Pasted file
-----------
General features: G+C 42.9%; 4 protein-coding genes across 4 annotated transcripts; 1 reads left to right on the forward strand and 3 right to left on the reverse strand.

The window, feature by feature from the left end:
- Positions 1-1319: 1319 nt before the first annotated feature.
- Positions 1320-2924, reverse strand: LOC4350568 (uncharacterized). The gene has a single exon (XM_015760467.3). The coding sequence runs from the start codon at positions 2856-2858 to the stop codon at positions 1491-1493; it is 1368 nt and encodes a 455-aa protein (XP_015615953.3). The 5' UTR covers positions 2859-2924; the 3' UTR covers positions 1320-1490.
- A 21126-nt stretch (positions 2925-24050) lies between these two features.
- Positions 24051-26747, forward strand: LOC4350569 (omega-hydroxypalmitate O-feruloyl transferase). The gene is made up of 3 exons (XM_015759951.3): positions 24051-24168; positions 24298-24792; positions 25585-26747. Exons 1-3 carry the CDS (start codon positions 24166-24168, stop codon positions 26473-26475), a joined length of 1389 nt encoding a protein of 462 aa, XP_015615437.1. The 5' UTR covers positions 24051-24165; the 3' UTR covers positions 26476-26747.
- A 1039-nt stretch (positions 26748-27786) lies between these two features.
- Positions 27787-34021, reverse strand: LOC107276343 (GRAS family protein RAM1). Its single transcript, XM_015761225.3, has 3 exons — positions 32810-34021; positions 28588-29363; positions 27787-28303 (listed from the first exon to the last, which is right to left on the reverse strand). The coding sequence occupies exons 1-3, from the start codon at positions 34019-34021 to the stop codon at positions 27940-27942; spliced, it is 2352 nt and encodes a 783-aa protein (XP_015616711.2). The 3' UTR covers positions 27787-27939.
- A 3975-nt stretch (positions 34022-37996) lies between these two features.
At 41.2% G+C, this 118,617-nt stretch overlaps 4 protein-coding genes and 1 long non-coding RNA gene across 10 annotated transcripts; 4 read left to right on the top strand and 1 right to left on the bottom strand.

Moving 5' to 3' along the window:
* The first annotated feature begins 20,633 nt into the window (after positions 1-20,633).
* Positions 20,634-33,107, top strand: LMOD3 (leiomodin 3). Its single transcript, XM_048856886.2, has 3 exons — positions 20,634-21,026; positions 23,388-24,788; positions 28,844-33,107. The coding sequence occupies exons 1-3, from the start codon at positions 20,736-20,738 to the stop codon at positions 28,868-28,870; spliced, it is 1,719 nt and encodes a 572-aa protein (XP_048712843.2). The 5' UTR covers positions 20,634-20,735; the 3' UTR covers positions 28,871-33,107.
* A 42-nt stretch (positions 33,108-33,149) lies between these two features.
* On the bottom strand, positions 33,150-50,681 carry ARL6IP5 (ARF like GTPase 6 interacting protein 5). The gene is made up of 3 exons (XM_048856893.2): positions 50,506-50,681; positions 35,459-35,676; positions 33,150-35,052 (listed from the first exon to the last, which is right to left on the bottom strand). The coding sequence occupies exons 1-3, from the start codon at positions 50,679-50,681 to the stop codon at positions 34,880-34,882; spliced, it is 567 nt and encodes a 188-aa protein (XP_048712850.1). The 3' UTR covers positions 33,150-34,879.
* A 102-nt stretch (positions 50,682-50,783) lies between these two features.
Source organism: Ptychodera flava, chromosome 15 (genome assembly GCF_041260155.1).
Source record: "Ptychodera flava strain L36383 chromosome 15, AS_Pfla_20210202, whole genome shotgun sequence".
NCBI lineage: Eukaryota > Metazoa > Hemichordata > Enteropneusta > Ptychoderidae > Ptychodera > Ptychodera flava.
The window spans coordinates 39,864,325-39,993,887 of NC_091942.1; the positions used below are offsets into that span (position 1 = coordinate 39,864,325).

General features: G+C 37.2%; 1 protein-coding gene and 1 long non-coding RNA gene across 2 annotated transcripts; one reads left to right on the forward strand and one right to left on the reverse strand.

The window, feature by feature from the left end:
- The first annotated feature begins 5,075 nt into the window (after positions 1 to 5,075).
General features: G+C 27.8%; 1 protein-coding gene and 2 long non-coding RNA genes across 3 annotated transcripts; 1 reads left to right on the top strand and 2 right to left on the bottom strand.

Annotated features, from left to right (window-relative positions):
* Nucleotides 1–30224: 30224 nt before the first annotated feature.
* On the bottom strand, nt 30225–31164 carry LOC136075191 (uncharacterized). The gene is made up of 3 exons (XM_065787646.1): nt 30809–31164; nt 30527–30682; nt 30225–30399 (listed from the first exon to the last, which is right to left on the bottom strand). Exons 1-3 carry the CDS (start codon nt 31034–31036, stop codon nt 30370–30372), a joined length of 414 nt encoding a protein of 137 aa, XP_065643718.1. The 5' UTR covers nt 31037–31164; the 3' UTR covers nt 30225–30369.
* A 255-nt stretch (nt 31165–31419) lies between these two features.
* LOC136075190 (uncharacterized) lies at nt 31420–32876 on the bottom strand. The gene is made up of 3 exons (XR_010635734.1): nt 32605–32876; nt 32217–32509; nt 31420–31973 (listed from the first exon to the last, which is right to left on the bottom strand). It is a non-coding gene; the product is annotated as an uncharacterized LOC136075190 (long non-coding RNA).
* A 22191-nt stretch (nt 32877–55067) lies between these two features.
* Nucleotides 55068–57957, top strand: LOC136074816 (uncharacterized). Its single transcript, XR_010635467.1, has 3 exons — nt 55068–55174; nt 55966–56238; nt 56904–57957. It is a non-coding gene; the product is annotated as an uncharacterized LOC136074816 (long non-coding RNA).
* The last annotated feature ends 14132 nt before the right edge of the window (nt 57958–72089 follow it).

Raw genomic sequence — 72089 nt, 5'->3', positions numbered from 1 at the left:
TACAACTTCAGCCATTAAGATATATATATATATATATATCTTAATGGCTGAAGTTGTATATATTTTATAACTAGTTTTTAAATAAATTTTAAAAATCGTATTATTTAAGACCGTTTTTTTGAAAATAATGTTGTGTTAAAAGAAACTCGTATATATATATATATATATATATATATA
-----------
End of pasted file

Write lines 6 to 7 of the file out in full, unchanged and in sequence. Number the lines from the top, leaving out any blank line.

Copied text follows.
- Positions 24051-26747, forward strand: LOC4350569 (omega-hydroxypalmitate O-feruloyl transferase). The gene is made up of 3 exons (XM_015759951.3): positions 24051-24168; positions 24298-24792; positions 25585-26747. Exons 1-3 carry the CDS (start codon positions 24166-24168, stop codon positions 26473-26475), a joined length of 1389 nt encoding a protein of 462 aa, XP_015615437.1. The 5' UTR covers positions 24051-24165; the 3' UTR covers positions 26476-26747.
- A 1039-nt stretch (positions 26748-27786) lies between these two features.